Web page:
Marine Data Literacy 2.0

Providing instruction for managing, converting, analyzing and displaying oceanographic station data, marine meteorological data, GIS-compatible marine and coastal data or model simulations, and mapped remote sensing imagery

 

 

 

 

Home > 9. Operational/Synoptic > 9.32 JTWC Cyclones

9.32 Plotting Western Pacific/Indian Ocean Typhoon Paths in Google Earth & IDV: JTWC

NOTIFICATION ON THE WEBSITE:  This is a U.S. government website. JTWC products on this website are intended for use by U.S. government agencies. Please consult your national meteorological agency or the appropriate World Meteorological Organization Regional Specialized Meteorological Center for tropical cyclone products pertinent to your country, region and/or local area.

The information on this site is considered public information unless specifically annotated and may be freely distributed or copied. This information should not be modified in content and then presented as copyrighted material. As required by 17 U.S. Code section 403, third parties producing works consisting predominantly of the material appearing in NMFC/JTWC web sites must provide notice in the subsequent published material that there is NMFC/JTWC incorporated material and data are not subject to copyright protection and can be freely used by the public.  This author, Murray Brown, does hereby notify all MDL users of the above.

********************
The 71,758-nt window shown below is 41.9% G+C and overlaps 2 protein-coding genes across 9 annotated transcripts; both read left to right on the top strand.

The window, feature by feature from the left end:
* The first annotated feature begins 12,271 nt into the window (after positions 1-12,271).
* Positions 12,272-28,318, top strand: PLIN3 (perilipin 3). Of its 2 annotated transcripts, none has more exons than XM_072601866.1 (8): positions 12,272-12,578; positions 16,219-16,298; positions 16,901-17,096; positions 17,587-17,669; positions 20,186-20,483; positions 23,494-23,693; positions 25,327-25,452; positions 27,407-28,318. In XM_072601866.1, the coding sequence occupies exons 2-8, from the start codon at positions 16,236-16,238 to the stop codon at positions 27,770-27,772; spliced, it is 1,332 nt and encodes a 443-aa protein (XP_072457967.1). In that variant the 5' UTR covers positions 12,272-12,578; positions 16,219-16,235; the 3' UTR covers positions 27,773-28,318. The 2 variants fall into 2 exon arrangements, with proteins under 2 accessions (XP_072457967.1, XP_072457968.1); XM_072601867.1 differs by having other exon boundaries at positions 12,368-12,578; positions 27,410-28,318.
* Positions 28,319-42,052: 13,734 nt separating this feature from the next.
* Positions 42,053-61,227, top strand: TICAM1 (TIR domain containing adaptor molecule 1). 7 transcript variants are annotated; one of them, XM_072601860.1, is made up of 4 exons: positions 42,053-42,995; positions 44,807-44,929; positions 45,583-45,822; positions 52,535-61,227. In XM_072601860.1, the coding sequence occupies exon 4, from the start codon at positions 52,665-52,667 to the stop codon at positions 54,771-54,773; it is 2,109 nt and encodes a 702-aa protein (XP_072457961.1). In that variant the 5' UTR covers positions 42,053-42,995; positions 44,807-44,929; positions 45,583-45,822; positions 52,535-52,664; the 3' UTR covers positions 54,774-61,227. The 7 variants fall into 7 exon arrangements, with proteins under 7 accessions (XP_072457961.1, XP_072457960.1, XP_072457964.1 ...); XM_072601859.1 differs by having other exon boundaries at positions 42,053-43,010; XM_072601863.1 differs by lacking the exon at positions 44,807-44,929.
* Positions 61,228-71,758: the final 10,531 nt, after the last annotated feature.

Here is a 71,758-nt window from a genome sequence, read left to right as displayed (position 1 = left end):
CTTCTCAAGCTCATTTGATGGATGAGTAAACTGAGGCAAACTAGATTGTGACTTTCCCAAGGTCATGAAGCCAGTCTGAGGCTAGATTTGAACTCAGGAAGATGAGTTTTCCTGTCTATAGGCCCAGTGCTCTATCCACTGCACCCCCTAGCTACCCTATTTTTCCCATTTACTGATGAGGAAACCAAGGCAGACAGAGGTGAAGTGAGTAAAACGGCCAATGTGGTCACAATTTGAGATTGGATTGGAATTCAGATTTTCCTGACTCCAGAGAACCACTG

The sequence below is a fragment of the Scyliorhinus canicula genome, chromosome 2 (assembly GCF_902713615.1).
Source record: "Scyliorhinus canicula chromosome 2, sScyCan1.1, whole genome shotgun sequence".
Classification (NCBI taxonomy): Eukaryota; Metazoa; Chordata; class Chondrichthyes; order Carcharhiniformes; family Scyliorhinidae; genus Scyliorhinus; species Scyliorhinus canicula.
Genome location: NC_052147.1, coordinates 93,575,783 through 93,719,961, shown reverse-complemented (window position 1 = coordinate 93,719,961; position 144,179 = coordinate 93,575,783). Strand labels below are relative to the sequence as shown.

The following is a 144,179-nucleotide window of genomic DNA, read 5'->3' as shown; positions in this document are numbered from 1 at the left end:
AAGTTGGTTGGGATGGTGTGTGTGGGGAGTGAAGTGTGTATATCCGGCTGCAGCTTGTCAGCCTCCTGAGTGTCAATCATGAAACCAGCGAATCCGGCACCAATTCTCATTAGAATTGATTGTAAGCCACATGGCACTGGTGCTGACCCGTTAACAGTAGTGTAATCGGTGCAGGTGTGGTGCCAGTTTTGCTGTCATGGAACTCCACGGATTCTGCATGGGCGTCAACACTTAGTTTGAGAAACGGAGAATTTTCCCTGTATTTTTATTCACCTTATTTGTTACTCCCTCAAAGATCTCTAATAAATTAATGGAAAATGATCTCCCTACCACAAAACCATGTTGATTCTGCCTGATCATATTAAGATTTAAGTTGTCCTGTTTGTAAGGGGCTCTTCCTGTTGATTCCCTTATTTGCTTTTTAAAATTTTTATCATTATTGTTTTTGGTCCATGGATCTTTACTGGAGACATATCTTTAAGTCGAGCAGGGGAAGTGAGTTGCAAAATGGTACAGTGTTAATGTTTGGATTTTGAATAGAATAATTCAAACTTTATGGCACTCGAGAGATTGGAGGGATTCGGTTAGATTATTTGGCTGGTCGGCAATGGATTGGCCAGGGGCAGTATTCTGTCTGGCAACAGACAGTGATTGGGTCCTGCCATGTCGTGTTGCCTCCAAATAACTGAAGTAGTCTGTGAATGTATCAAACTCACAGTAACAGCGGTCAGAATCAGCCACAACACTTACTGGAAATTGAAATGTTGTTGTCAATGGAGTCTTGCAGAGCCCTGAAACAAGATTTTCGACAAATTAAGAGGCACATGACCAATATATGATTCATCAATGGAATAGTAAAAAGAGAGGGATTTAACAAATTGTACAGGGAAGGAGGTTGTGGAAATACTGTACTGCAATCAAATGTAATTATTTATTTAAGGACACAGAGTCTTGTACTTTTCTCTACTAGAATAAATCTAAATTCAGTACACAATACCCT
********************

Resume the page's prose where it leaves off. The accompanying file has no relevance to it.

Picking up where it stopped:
1.  Open the JTWC website, and take some minutes to read through the mission and product descriptions.

We're interested in the most recent system being reported on, appearing at the top of the list.  It's named Tropical Depression 26W.  Go through the links to see what's available from the JTWC for this storm.

2.  Experience with JTWC products indicates to this author that the "IR Satellite Imagery" products are not provided with graticules or auxiliary georeferencing files, so they are not very useful to us.  We want the JTWC's "Multispectral Satellite Imagery", and fortunately TR 26W has that type of image.